What about a product owner?
While product owners play a critical function, we do not see this as being a distinct job title for someone. If you’re curious about the distinction and who might play a product ownership function in your teams, read Product Dave on Medium.
What about the difference between startups and large organizations and everything in-between?
Product leaders at a large organization should consider rotating their product managers between a few different areas before moving them into more senior roles to build a range of skills sustainably. Product managers at a startup will likely get to experience all of these skills in rapid succession as their teams iterate quickly to identify product-market-fit and the right set of features for their product.
Does the framework change for “craftmaster” vs. “leadership” paths?
We have focused this framework more on the leadership path, but there is a continued path as an individual contributor, especially within larger organizations. Senior product managers, principals, and distinguished product management roles often see product managers tackle increasingly complex problems and mentor their colleagues on critical product skills while remaining in the “craftmaster” path.
Where do tangential functions fit in?
Some roles work closely with product managers to enable the full execution of products, but they are excluded on this map as they are adjacent to a product manager career path. A few of these functions include pricing analysts, product marketers, and product operations.
What happens after VP of Product?
The next step after VP of Product is very dependent on the organization. Some VPs of Product already report to the CEO or a business unit owner, in which case, those roles would be the next step. In other organizations, a Chief Product Officer role exists and becomes the next step. Data from Emsi shows that there has been a 140% increase in CPO postings from Nov 2019 to Nov 2020; a clear reflection of organizations’ increasing awareness of the value of the role of product leadership in aligning customer needs, technology, and business strategy, and the increasing number of opportunities for advancement to the executive suite in this field.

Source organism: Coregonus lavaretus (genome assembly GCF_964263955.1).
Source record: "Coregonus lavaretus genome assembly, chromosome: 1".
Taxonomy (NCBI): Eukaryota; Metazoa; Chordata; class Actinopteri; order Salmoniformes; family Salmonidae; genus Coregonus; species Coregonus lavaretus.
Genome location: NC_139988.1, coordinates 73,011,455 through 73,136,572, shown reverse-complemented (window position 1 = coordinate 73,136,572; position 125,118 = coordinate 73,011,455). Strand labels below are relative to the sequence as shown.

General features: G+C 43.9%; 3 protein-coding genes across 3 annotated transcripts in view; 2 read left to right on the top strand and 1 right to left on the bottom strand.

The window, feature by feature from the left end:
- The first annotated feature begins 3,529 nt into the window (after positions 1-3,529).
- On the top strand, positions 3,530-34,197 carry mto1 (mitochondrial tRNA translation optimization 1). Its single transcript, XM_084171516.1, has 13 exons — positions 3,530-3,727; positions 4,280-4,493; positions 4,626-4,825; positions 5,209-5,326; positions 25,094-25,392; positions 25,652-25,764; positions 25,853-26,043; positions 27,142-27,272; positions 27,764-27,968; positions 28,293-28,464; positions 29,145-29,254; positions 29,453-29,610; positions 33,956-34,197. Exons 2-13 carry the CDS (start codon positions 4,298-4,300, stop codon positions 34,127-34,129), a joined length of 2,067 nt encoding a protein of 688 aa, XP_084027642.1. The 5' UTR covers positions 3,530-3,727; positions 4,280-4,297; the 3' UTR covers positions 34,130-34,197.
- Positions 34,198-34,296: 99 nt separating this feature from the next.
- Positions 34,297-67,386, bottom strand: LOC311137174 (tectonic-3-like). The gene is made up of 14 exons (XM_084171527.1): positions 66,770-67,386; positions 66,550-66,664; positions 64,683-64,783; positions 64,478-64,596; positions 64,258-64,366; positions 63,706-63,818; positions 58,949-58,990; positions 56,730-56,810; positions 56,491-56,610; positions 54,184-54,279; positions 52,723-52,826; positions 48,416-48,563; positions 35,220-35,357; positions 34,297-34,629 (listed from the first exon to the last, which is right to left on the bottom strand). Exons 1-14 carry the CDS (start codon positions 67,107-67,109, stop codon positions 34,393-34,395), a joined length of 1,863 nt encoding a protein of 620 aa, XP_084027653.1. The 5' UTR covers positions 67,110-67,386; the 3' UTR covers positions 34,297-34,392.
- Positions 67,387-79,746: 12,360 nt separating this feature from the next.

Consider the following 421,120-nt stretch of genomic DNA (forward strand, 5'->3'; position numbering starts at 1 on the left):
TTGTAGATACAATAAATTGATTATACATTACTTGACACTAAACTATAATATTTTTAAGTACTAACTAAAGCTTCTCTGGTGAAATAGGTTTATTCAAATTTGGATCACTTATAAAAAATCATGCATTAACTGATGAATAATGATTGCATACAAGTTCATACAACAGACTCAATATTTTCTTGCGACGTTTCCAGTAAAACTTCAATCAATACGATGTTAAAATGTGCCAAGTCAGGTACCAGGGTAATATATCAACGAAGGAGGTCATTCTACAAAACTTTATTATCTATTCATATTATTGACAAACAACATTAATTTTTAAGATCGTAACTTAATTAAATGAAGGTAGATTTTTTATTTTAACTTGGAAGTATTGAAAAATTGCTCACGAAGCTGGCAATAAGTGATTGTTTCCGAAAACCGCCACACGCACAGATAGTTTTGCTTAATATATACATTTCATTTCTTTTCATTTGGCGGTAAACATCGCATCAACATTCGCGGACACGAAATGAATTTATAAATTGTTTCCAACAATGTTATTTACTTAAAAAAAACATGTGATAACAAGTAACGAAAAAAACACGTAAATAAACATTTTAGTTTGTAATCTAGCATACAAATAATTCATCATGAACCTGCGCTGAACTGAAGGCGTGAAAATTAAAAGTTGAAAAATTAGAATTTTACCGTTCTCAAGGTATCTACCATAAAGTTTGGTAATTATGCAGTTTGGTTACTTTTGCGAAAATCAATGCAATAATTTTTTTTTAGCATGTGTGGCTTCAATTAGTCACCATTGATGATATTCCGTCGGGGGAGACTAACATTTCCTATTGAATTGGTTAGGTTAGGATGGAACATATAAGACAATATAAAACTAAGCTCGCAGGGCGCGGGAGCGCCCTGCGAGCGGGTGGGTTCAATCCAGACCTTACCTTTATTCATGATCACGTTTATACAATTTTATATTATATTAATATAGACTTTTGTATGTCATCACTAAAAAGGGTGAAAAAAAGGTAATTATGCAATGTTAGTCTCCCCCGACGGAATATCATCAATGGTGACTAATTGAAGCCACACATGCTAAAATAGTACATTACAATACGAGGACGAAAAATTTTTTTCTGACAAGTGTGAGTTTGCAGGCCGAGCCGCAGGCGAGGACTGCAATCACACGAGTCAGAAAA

Next Steps: Putting Words Into Action
We formed the Product Management Standards Board to increase clarity of and
access to skills and careers so the next generation of product management talent can maximize their global impact in organizations. Our career framework is a first step toward achieving this goal, but it’s only effective if followed by action.
To put this theory into action, we have started using this framework within our
- Explain career progression and roles across our teams to guide development conversations and linking individual activities to strategic objectives on our product teams.
- Guide high-potential employees on how to maximize their leadership skills.
- Evaluate job candidates based on their skills match with the function for which they are applying, rather than exclusively what schools they’ve gone to or previous roles they’ve held.
If you could benefit from these same actions, we encourage you to join us in using the framework for similar purposes in your organizations. Our industry needs to use a common language around product management, and that language extends beyond our board.
This is a living document, and we’ll be seeking feedback from partners in our executive teams, industry associations, and peers around the world. We’re also asking you. If you have feedback on how this could be useful for you, please let us know at email@example.com.
By coalescing on what it takes to succeed in product management careers, we can begin to solve some of the pertinent talent challenges facing the profession and better prepare the next generation of leaders. We look forward to working to standardize product management career paths together.